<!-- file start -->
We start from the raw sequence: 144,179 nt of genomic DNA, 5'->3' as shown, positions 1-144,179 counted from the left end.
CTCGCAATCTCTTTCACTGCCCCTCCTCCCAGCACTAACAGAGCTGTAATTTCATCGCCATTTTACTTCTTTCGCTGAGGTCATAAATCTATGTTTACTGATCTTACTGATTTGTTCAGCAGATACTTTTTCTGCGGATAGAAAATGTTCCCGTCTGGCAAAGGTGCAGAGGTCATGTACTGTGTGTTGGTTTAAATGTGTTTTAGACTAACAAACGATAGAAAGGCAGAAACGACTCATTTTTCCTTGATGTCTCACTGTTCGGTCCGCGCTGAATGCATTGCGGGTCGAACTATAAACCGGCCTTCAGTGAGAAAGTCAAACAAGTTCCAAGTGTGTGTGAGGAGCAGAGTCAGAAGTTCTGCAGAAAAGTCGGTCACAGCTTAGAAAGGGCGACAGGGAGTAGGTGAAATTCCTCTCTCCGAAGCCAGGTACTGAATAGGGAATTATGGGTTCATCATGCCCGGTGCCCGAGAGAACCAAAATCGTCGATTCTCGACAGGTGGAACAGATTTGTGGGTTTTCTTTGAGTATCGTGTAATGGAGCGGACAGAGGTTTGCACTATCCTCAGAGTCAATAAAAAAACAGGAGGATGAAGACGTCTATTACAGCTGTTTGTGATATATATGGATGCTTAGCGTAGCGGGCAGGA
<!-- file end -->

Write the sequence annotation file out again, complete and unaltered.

We start from the raw sequence: 144,179 nt of genomic DNA, 5'->3' as shown, positions 1-144,179 counted from the left end.
CTCGCAATCTCTTTCACTGCCCCTCCTCCCAGCACTAACAGAGCTGTAATTTCATCGCCATTTTACTTCTTTCGCTGAGGTCATAAATCTATGTTTACTGATCTTACTGATTTGTTCAGCAGATACTTTTTCTGCGGATAGAAAATGTTCCCGTCTGGCAAAGGTGCAGAGGTCATGTACTGTGTGTTGGTTTAAATGTGTTTTAGACTAACAAACGATAGAAAGGCAGAAACGACTCATTTTTCCTTGATGTCTCACTGTTCGGTCCGCGCTGAATGCATTGCGGGTCGAACTATAAACCGGCCTTCAGTGAGAAAGTCAAACAAGTTCCAAGTGTGTGTGAGGAGCAGAGTCAGAAGTTCTGCAGAAAAGTCGGTCACAGCTTAGAAAGGGCGACAGGGAGTAGGTGAAATTCCTCTCTCCGAAGCCAGGTACTGAATAGGGAATTATGGGTTCATCATGCCCGGTGCCCGAGAGAACCAAAATCGTCGATTCTCGACAGGTGGAACAGATTTGTGGGTTTTCTTTGAGTATCGTGTAATGGAGCGGACAGAGGTTTGCACTATCCTCAGAGTCAATAAAAAAACAGGAGGATGAAGACGTCTATTACAGCTGTTTGTGATATATATGGATGCTTAGCGTAGCGGGCAGGA